In 1937 the company moved to Geneva, Switzerland’s watchmaking capital, giving the firm a more visible profile.
In 1943 control passed to Paul André Chopard, the founder’s grandson. His sons, however, were not interested in managing the business and they sought a buyer who would keep the brand going and maintain its rich history. Enter Karl Scheufele, descendant of a watchmaking dynasty from Pforzheim, Germany. Karl and his wife Karin remain active today and have expanded the company over the past 40 years.
Their children are currently the co-presidents of Chopard. Caroline Scheufele is responsible for the collections designed for ladies, while Karl-Friedrich manages the men’s range.
The show must go on
Richmond Group displays latest models in Geneva
For the past 24 years, The Salon International de la Haute Horlogerie, or SIHH, takes place in Geneva, the home of Swiss watchmaking. The show exhibits the new releases of 16 brands, all part of the Richmond group. With more than 30,000 square metres available, it’s certainly a large show, allowing the invited guests, retailers and journalists to view forthcoming watches from the various brands.
IWC Aquatimer Automatic
In a wearable 42mm steel case, the silver dial is a cocktail of purity and simplicity. The theme this year was ‘underwater’, and this version on a black rubber strap with pin buckle is a perfect complement to an active lifestyle. IWC continues to make fantastic watches with diving, motor sport and aviation heritage. £4250
This limited-edition Master Compressor, with its black ceramic case and steel crown, possesses a classy yet sporty feel. It has the twin benefits of 65-hour power reserve and chronograph functions. It’s lovely to see these models from JLC, which is probably better known for its Reverso Grande Complication range. £7300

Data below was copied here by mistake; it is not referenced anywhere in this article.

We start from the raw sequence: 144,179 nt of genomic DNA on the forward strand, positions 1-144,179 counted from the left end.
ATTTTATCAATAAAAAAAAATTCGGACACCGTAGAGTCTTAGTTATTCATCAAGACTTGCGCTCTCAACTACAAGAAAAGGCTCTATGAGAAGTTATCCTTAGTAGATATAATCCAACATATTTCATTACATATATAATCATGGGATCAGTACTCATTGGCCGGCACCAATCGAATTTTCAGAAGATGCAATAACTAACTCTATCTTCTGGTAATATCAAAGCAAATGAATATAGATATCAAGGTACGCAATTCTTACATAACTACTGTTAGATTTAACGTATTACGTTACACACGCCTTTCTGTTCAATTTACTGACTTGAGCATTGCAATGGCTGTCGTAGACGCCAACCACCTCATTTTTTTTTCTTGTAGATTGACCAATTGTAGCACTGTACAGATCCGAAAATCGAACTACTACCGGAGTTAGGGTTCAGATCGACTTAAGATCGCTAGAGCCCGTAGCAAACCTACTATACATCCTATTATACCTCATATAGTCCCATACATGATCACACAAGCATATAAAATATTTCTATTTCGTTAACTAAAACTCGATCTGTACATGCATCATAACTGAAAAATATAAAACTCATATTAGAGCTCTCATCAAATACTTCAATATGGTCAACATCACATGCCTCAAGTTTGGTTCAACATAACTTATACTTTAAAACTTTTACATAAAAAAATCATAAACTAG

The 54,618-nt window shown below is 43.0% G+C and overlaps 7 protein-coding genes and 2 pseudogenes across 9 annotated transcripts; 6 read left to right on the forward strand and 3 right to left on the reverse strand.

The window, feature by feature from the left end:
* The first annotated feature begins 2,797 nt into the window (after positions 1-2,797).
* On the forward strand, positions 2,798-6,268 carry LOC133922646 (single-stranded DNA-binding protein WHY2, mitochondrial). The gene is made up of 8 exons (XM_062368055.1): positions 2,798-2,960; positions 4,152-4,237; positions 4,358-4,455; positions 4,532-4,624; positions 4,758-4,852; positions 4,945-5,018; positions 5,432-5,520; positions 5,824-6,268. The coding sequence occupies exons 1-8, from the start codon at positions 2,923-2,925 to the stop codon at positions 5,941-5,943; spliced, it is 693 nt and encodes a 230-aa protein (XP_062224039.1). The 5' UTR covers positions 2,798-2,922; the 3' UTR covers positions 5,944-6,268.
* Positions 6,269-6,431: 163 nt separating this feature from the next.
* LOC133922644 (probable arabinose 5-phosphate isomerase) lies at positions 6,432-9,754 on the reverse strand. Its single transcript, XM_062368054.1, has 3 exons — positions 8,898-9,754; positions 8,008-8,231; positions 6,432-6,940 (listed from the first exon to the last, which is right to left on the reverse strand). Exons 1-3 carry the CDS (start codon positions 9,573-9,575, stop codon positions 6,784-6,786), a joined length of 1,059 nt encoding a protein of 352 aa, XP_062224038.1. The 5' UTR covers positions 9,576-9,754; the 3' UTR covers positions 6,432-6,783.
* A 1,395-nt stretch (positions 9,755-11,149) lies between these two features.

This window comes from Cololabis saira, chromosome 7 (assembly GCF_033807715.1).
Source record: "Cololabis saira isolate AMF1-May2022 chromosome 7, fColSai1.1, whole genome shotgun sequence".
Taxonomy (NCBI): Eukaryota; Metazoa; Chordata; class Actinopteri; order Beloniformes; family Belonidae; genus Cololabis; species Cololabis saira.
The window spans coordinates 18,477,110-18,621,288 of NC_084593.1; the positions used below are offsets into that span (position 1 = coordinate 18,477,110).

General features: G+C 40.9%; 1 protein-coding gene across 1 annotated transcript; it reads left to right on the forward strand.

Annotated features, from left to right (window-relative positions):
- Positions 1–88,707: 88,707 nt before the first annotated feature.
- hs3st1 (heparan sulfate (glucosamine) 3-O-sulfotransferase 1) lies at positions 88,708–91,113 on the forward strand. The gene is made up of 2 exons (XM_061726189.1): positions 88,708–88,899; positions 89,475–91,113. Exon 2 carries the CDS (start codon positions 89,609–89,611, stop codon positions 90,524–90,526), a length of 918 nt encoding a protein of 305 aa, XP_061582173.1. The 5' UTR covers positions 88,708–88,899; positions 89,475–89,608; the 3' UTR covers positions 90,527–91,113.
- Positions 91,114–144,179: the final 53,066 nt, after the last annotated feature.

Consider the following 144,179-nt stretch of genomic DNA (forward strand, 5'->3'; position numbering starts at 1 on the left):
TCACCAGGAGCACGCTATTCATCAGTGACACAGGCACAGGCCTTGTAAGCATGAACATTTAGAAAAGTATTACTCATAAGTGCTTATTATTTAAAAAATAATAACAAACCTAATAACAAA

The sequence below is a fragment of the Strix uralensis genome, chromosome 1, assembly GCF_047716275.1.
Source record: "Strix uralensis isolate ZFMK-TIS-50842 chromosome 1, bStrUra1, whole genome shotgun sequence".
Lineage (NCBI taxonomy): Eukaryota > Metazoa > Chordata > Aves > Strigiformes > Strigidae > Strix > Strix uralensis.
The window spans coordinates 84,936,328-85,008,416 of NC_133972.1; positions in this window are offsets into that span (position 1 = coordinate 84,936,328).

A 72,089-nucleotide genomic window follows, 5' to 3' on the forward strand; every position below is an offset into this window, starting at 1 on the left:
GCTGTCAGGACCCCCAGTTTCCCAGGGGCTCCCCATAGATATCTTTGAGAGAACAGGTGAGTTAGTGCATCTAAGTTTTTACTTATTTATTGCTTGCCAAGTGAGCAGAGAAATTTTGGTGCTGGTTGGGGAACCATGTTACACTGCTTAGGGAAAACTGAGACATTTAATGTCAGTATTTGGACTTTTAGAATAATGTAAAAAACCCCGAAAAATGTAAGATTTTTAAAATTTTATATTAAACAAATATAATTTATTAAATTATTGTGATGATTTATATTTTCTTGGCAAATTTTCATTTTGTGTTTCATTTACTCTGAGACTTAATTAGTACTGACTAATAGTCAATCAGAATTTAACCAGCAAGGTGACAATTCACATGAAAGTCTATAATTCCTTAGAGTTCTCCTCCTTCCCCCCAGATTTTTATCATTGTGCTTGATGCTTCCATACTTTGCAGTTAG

The new Royal Oak Offshore comes in a 42mm case with a navy and cream dial (a style fans have come to know as ‘the Safari’). These new, smaller cases have been reworked with beautiful detailing such as ceramic pushers, which replace the older, rubber-clad ones. £19,000
The PAM563’s 44mm case houses the new P9000 eight-day movement. These Italian watches have military diving heritage and are strictly no-nonsense models, blending a chunky feel with sophisticated elegance. Although the original 1940s and ’50s watches had black dials, the white alternative is clean, crisp and simple. £5300
The Chronograph Hommage has a 42mm pink gold case, RD680 movement and a 52-hour power reserve. Although Roger Dubuis is known for flamboyance and eccentricity in most of its timepieces, the Hommage collection will appeal to wearers who appreciate individuality. It has stunning rose gold numerals and a sunray guilloché dial. £32,400
Inspired by the world of classic cars
Go-ahead Dutch firm aims to fuse style with value
Frédérique Constant, a relatively young brand founded in 1988, is owned by Aletta Bax and her husband Peter Stas. The Dutch couple launched their first collection with six different models in 1992. Having gained experience of the luxury watchmaking industry in Asia, they felt they were ready to take the big step of starting their own brand.
To expand its profile, Frédérique Constant has built an association with the world of historic rallying. The latest Vintage Rally range celebrates the Austin-Healey and the collection comprises six models.